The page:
unapproachable. Impressions, ideas, and strong feelings about how to deal with
issues are often more important than financial analyses in making crucial early
decisions. New leaders must get out and into their organizations quickly.

Trap #3: Coming in with “the answer”

Another common trap is to come into the
organization with “the answer,” a well-defined fix for the organizational
problems. New leaders fall into this trap through arrogance or insecurity or
because they believe they must appear decisive and establish a directive tone.
But employees who perceive leaders to be dealing superficially with deep
problems are inclined to become cynical, making it difficult to rally support
for change. When employees believe their leaders’ minds to be made up, they may
become reticent to share information, thereby effectively impeding the latters’
learning about broader, more complex dimensions of the situation.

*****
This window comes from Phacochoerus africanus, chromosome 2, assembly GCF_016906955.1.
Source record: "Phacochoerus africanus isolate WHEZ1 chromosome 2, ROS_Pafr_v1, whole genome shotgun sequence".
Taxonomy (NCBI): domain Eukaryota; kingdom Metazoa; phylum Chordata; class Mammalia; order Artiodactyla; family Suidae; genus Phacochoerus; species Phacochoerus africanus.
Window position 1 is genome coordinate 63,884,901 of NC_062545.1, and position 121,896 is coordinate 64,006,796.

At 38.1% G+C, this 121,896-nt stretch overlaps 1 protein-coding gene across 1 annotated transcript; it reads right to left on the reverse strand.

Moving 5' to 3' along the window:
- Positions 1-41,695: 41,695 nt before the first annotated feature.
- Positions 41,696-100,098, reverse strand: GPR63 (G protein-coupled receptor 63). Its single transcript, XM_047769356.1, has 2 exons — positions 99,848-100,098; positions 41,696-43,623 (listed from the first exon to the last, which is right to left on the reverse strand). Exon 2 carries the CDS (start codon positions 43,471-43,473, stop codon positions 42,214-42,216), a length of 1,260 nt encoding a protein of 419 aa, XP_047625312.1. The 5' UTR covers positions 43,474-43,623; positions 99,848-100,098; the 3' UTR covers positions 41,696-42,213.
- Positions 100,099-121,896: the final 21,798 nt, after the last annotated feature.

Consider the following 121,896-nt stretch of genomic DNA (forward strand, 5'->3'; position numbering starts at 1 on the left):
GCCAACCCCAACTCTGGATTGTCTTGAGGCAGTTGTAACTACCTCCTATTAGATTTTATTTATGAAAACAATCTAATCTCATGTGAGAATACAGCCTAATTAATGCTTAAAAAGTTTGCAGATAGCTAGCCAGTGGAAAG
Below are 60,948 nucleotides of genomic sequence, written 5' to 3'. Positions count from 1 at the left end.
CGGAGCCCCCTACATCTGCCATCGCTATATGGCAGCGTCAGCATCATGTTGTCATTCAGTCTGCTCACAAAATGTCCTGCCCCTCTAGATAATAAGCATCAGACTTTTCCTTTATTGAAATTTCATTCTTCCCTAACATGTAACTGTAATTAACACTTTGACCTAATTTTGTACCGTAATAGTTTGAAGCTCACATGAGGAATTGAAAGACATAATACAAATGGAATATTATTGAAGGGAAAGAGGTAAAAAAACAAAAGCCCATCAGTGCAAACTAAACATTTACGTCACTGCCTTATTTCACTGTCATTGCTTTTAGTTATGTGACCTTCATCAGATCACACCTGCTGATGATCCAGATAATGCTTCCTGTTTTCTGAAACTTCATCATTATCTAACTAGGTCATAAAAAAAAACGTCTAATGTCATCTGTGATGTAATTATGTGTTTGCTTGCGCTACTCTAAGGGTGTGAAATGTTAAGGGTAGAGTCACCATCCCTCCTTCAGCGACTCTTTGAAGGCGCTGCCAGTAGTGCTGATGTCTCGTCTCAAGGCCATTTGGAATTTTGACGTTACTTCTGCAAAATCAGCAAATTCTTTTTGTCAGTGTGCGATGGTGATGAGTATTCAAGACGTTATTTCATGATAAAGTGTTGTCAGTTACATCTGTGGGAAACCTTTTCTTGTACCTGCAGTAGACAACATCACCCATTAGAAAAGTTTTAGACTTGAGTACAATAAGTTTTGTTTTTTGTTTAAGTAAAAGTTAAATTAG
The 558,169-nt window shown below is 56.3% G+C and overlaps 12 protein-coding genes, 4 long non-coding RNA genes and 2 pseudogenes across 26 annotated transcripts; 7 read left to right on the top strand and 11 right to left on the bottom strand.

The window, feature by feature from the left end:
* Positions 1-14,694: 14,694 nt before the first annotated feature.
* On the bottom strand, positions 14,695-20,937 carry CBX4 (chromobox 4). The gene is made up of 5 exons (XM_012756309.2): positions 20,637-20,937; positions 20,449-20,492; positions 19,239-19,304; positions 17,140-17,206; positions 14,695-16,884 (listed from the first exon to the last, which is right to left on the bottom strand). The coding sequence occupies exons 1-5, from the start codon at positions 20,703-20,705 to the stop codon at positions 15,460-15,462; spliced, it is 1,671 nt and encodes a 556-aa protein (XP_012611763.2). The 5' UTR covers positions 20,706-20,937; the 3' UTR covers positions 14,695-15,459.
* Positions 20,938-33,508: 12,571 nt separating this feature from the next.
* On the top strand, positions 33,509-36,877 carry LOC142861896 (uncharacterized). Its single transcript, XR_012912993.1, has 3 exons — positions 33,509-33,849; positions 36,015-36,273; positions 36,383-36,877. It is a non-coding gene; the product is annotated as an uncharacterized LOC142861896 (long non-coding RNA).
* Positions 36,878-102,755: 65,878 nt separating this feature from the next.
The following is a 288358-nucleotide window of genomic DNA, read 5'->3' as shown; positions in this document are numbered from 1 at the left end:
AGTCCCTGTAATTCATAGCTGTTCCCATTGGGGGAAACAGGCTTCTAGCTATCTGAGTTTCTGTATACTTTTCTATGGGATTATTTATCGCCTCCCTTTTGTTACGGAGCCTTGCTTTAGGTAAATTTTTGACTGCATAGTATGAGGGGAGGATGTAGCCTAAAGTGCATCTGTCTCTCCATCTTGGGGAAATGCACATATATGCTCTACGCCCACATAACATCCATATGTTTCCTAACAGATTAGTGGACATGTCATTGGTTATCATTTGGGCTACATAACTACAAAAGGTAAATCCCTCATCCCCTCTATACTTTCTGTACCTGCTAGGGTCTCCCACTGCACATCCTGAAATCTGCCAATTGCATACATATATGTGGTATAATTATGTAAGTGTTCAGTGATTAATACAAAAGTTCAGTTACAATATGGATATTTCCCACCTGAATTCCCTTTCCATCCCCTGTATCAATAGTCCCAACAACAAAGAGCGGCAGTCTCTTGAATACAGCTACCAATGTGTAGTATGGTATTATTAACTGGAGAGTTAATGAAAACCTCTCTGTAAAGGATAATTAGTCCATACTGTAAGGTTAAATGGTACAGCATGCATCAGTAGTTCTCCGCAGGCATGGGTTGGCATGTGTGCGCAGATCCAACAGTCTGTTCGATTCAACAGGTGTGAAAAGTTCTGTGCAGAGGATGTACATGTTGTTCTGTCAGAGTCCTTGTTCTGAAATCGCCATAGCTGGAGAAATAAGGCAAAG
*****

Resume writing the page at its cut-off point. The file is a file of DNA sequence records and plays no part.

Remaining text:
Trap #4: Staying too long with the existing team

New leaders, especially those with a collegial
style, often believe that the subordinates they inherit deserve as much
opportunity as possible to prove themselves. Some perceive this to be an issue
of fairness; in others, it springs from arrogance (“I can make these people
change better than my predecessor did”) or hubris (“All it takes is hard work,
listening, giving them support, and just plain leadership”). Whatever the
source of the impulse, retaining team members with a record of mediocre
performance is seldom advisable. This is not to say that new leaders should be
unfair, expect miracles, or fire people summarily. What they should do is
impose a time limit—3-6 months is a good rule of thumb, depending on the
severity of the problem—for deciding who should be on the playing field.

Trap #5: Attempting too much

Some new leaders try to do too many things at
once, believing that “If I get enough things going, something is bound to
click.” Such leaders are effectively trying to send a message that winners are
active and quick and able to handle diverse challenges simultaneously. What
this approach usually accomplishes, however, is to confuse and overwhelm people
rather than spur them to action. New leaders have to experiment and try